If you could do tomorrow over again, would you?

Reblogged from: here

Self-Realisation

Crossing the awareness threshold

The blockchain, game theory, float tanks, turmeric, Justin Trudeau, Joi Ito, dal fry, thermite, the Corbomite Maneuver… these are all notions (people, ideas, technologies, foods) that you may or may not be aware of or have engaged with.

There’s a path:

Unaware
Aware
Categorized
Have an opinion
Experienced
Have a new opinion
Have shared that opinion and are thus locked in
It’s pretty clear that most the world is unaware of you and your work.

Once someone becomes aware of it, they’ll probably leave it at that. “Oh.” Because we’re busy. And afraid of the new, because it often causes us to change our minds, which is frightening and difficult.

But sometimes, the culture or our work gives us no choice but to engage. We begin by putting this new thing into a category, so we know what to do with it, how to store the concept. Often, that’s immediately followed by forming an opinion.

It’s a huge leap, then, to go from, “Yuck, they make protein bars out of crickets,” to, “I am going to try one.”

After an experience, it’s possible for a new opinion to be formed. But we like to be right, so that first opinion often sticks around.

And finally, seven steps in, it’s possible that the word will spread, that awareness will be shared, that we’ll tell someone else. And so the awareness barrier is crossed again, and the idea spreads, and opinions are truly locked in.

Some of these stages happen in clumps. Sometimes they take months or years to occur. How much time passed between the day you became aware that hockey was a spectator sport and the first time you went to a game?

We benefit when we’re aware of how our idea will work its way through all seven stages, and cognizant that the process is different depending on the category, the culture and the people we’re engaging with. Do it on purpose.

Reblogged from: here

Self-Realisation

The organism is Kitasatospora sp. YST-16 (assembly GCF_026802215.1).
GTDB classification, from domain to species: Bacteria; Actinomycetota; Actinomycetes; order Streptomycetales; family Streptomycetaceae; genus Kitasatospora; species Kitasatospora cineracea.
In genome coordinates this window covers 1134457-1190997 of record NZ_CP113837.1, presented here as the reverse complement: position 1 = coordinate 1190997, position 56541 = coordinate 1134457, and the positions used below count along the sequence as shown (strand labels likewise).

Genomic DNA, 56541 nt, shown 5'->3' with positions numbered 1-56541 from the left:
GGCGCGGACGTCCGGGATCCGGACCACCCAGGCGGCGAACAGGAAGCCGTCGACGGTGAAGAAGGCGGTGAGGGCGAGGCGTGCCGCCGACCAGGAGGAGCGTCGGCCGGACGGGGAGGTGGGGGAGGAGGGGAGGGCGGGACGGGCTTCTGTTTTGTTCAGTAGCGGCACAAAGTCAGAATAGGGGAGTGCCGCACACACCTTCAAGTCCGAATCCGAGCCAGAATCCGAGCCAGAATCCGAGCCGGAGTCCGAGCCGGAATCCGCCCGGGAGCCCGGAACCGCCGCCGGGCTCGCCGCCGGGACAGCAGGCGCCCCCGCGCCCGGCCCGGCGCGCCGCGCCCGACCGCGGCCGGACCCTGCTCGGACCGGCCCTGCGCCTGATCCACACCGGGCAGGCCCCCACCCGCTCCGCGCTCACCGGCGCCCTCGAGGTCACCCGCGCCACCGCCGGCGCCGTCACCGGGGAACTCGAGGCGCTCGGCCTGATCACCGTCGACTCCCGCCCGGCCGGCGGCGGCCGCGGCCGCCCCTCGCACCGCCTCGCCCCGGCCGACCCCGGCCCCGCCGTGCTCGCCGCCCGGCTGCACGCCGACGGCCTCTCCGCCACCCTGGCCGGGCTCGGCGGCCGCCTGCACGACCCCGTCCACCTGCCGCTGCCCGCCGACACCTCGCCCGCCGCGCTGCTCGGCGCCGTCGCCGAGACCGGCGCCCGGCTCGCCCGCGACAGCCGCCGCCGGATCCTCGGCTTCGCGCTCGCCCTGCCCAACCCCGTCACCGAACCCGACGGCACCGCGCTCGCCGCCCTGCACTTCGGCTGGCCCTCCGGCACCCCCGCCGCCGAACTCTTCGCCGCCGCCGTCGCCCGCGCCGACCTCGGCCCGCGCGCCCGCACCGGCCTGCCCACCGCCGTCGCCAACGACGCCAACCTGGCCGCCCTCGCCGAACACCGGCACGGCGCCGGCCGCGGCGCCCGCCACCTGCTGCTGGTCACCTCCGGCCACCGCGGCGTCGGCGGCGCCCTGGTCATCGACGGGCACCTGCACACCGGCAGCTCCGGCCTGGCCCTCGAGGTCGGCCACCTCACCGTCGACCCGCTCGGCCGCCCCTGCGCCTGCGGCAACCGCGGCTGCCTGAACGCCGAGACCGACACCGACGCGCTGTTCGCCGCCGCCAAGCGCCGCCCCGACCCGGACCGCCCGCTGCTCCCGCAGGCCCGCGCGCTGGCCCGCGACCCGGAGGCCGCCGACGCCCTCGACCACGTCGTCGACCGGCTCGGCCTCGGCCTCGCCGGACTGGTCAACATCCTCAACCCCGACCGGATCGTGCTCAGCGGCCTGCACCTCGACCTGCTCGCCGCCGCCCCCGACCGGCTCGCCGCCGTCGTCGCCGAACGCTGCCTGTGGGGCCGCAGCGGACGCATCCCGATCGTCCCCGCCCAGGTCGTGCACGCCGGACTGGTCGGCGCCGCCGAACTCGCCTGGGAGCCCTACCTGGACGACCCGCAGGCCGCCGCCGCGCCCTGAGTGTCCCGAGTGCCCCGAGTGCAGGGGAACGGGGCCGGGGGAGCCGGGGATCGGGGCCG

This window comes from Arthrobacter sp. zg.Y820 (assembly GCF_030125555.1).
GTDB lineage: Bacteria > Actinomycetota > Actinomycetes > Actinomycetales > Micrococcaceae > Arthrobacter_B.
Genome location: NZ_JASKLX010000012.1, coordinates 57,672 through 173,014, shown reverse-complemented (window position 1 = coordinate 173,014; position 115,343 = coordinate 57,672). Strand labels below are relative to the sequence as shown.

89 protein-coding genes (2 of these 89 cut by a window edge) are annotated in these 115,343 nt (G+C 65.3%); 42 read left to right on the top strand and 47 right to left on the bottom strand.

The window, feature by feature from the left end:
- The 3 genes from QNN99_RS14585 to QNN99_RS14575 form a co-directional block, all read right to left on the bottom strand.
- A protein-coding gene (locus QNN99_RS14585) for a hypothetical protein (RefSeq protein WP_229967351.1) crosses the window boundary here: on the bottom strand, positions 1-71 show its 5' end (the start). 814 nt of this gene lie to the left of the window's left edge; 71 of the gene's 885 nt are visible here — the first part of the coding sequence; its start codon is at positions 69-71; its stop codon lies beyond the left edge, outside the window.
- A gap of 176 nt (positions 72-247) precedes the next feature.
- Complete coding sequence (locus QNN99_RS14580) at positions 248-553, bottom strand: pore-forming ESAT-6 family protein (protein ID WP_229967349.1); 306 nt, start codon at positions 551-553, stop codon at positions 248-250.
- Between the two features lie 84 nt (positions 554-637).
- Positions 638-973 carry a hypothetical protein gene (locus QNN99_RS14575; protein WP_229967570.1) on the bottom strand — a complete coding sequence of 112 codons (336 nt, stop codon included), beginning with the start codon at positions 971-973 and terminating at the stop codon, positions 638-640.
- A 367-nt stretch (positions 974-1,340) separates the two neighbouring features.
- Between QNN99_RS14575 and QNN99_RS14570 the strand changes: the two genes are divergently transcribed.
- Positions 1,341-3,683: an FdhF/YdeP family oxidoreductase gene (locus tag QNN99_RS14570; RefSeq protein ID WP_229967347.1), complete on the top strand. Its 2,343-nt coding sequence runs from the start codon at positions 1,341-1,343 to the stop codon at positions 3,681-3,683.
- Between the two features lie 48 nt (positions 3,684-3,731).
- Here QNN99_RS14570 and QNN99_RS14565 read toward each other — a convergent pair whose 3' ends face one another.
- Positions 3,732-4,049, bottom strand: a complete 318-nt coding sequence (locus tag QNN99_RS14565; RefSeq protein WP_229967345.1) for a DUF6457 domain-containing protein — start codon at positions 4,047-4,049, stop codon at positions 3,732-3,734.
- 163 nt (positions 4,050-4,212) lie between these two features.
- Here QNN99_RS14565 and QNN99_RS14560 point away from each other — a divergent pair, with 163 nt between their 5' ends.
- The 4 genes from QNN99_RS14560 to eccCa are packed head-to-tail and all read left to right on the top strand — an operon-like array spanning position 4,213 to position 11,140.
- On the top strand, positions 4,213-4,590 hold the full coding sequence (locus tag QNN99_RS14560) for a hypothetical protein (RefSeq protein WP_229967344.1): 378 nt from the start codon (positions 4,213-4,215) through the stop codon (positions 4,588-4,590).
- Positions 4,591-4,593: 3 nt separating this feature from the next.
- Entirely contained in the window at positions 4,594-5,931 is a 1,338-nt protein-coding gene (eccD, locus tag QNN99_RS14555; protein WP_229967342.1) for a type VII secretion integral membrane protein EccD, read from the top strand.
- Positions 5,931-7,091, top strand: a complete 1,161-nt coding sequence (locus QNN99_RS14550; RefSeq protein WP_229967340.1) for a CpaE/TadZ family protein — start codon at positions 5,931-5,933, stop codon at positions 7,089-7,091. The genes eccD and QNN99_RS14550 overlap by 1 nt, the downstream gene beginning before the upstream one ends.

Is kindness a luxury?

Luxury goods are only consumed when we’ve got enough. You shouldn’t go shopping for a Birkin bag with your last dollar.

It’s easy to believe that kindness is like that. We need more reserves, perhaps, before we can expend some of what we’ve got in this generous way.

You’ve had a hard day, it’s raining out, the world is changing, your boss is mean to you, the checking account is overdrawn, you’re on deadline…

But… Does every need have to be filled, every emotion in place before we’re capable of being kind?

Do we have to have enough money, enough confidence about the future and enough of everything else we crave before we can find the space to offer someone else a hand?

It turns out that the opposite is true. That kindness is a foundation for the rest. That investing time and resources in extending ourselves shifts the rest of our needs in precisely the right direction, not only putting us closer to satisfying those other needs, but enjoying the journey as well.

Kindness rewards the giver as well.

Reblogged from: here

Self-Realisation, Uncategorized

Agency

There are institutions, professionals and organizations that would like you to believe that you don’t have much choice in the matter.

They want to take away your agency, because it makes their job easier or their profits higher.

But you have more choice than you know.

More ability to shop around, or to skip that procedure altogether. More rights to read the fine print or not sign that document at all.

Mostly, the agency to say yes and to say no, to choose your own course, to not do what everyone else is doing.

Reblogged from: here